Understanding land and property values in Central America can be tricky. Pricing is often all over the board. There are virtually no such things as market comps. It’s an analytical, left-brained, North American real estate professional’s worst nightmare.
But, as my business partner and I quickly realized when we began investing in property down here, deciphering the Central American real estate conundrum is absolutely essential if you want to be profitable in this business (and, even more importantly, in order to avoid any really bad investments).
About the Market Stages Concept
As a result, we developed our own data-driven approach for classifying properties into various stage of development. Based on our combined years of experience, we’ve identified five distinct stages that every emerging market goes through on its way from forest or farmland to a full-blown town.
Each stage is defined by the way the land is currently being used and the kinds of buyers it attracts. Both the stages themselves and the customers who are drawn to them are extremely predictable and universal. It’s a great tool for comparing areas across Central America when making investment decisions.
A good understanding of the various market stages can help buyers understand the value of land, realize who their customers are, and time their investments to maximize their returns when buying property in Central America.
Here’s an example of why it’s important to consider market stages when making investment decisions.
Let’s say there’s a new road being built, which will give access to a beautiful stretch of virgin coastline that’s currently owned by a handful of local farmers. An investor who isn’t familiar with Central American markets might be tempted to dive right in, buy a large tract of land, build an all-inclusive resort, and try to sell condo units to individual owners who might want to come and live in this previously untouched paradise.
While it sounds like an okay idea, the bad news is that those condo owners aren’t coming for about another 20 years. That’s generally how long it takes for an area to go from Stage 1 to Stage 5. That’s why it’s important to understand what has to happen in order to for a property to move from one stage to the next, particularly in the earliest phases.
When Is the Best Time to Make Money on Property?
Understanding market stages is a great way to know who your buyers are and get an idea of the timeline for the area’s development. It’s also key for planning your exit strategy and knowing what you need to do (i.e. subdivide, build, etc.) in order to make a profit.
As a general rule, the best time to make money on land is when it is about to transition from one stage to the next. There’s also one particular transition phase that’s more profitable than the rest, but we’ll cover that when we discuss those particular stages.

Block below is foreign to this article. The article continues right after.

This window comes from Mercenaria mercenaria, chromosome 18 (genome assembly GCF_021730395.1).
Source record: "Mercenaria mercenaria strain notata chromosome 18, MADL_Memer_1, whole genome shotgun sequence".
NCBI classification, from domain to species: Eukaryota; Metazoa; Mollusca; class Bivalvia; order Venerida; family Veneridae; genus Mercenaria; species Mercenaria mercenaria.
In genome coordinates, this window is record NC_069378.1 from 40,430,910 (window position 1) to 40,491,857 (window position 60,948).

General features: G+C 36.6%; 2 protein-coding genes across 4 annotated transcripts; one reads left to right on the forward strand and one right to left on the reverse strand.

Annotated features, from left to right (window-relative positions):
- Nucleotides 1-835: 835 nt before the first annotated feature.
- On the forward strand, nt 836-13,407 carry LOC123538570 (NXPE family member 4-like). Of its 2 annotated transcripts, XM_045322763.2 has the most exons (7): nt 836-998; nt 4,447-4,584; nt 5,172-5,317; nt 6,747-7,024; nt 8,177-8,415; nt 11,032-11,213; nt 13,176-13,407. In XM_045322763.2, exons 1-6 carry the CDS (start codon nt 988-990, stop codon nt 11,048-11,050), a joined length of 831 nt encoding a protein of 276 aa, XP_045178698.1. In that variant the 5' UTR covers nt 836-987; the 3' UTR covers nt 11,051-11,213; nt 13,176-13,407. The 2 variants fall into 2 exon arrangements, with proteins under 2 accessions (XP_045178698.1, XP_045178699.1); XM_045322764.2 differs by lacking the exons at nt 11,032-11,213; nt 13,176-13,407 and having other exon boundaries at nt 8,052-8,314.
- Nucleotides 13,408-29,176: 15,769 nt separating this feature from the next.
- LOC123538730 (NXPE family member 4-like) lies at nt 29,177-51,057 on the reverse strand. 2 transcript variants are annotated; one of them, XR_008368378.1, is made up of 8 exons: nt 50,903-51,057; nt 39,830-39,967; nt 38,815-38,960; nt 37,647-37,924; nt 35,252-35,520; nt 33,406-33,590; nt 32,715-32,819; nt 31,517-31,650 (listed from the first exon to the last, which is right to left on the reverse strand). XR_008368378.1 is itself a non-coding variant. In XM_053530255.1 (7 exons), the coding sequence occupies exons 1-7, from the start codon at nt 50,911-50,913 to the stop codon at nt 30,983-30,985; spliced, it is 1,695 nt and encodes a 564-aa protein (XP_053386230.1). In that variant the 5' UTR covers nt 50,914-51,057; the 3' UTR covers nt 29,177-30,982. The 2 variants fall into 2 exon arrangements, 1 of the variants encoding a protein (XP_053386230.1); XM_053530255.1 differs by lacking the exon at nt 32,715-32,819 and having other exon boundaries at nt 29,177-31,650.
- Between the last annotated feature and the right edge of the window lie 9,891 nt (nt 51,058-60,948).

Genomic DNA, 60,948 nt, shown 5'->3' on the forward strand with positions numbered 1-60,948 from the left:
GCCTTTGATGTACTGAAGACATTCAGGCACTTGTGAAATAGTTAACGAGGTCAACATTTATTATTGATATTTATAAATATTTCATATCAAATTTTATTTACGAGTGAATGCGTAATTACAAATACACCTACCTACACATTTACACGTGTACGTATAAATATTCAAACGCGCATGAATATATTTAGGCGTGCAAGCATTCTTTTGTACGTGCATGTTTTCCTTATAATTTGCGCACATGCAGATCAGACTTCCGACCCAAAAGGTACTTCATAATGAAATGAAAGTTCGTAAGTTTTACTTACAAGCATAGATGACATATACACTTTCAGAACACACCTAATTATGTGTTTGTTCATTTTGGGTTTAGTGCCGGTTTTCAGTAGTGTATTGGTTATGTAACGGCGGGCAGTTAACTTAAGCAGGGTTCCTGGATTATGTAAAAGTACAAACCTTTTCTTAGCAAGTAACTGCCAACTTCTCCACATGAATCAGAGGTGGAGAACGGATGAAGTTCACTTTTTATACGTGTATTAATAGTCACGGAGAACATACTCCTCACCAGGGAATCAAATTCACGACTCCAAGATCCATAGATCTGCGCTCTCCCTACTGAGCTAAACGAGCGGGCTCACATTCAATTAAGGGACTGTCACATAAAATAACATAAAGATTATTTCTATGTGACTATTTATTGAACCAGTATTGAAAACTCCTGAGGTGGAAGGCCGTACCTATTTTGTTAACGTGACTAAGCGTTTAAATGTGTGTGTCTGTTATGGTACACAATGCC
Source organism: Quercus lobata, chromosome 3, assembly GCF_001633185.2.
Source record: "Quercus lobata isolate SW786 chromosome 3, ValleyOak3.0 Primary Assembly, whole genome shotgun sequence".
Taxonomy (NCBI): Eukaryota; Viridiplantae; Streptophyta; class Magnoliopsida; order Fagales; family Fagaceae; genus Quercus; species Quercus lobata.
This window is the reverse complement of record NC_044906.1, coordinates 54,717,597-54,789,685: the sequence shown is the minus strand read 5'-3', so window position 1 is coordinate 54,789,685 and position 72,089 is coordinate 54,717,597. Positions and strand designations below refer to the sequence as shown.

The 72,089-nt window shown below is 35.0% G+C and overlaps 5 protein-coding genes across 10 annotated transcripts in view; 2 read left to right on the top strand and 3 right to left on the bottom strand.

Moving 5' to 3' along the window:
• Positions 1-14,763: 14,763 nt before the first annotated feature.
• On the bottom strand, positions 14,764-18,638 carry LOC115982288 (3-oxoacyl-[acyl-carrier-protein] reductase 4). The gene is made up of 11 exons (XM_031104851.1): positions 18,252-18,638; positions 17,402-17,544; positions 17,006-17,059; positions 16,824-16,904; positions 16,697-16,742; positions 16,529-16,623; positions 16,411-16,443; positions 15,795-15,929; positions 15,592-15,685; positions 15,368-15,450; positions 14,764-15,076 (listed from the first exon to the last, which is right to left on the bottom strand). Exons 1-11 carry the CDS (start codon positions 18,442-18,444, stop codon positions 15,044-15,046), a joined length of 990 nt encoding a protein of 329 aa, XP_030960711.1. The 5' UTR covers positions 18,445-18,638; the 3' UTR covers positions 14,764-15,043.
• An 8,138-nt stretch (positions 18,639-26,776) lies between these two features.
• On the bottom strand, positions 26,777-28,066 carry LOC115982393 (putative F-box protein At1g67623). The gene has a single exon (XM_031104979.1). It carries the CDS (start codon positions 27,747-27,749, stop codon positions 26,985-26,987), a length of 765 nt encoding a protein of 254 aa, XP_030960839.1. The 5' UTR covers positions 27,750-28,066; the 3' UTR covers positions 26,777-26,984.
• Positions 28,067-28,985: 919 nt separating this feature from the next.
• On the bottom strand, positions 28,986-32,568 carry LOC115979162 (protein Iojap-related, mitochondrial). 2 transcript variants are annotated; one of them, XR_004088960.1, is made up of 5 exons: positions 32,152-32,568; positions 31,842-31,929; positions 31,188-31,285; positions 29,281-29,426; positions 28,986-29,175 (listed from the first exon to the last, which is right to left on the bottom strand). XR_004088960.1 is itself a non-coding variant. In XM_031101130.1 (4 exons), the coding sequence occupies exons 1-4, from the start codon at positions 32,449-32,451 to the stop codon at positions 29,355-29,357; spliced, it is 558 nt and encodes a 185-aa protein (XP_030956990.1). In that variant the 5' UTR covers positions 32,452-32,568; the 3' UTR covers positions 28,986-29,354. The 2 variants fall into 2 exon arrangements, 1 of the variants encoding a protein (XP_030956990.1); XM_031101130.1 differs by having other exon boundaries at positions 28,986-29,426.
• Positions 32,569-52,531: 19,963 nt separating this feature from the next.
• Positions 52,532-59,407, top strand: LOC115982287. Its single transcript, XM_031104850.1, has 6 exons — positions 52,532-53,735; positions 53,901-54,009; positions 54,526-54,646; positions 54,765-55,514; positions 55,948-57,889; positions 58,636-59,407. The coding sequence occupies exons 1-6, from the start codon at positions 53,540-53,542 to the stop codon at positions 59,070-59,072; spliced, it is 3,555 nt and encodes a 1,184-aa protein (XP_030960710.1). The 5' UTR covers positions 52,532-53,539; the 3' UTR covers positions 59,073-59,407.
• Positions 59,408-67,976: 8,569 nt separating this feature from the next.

Stage 1 – Local Market Only
Land in Stage 1 of the model is valued based solely on its worth to the local community. Farmers and fishermen who’ve lived in an area all their lives have little appreciation for the fact that their land has a phenomenal view or that it’s a stone’s throw from the ocean. As a result, it isn’t any more expensive than a less scenic property nearby with none of the same features.
Buyers interested in Stage 1 land are mostly pioneers with an eye for the land’s future potential. They’re also generally adventurous, since these areas can often only be accessed by boat or on horseback.
The key when scouting for Stage 1 properties is to learn the difference between land that’s just so-so and places that are truly extraordinary. It takes a lot of looking, as there are properties that fall into this category all over Central America.
However, the most savvy, and intrepid, investors will know when they’ve stumbled upon a place with potential. It will be the one they just want to keep coming back to.
What Signals a Transition to Stage 2?
When an area that was previously owned only by locals starts to attract the attention of international buyers, that’s a good indication it’s headed for Stage 2. Rather than buying property for its agricultural value, pioneers begin to purchase large tracts of land with a new vision for its end use. This is when things start to get exciting.
You can read Part 2 of this series now called: “Understanding Market Stages -Part 2 Large Tracts of Land Purchased by Pioneers”
Josh Linnes and Park Wilson have scouted more than 3 million acres of property, driven the Pacific Coast on investment scouting trips from Mexico to Ecuador, purchased 8 miles of coastline, completed successful real estate projects and most recently, created a Free investment hand book called Pay Dirt! where you can learn to invest like a pro. Get your copy today before this limited offer ends.
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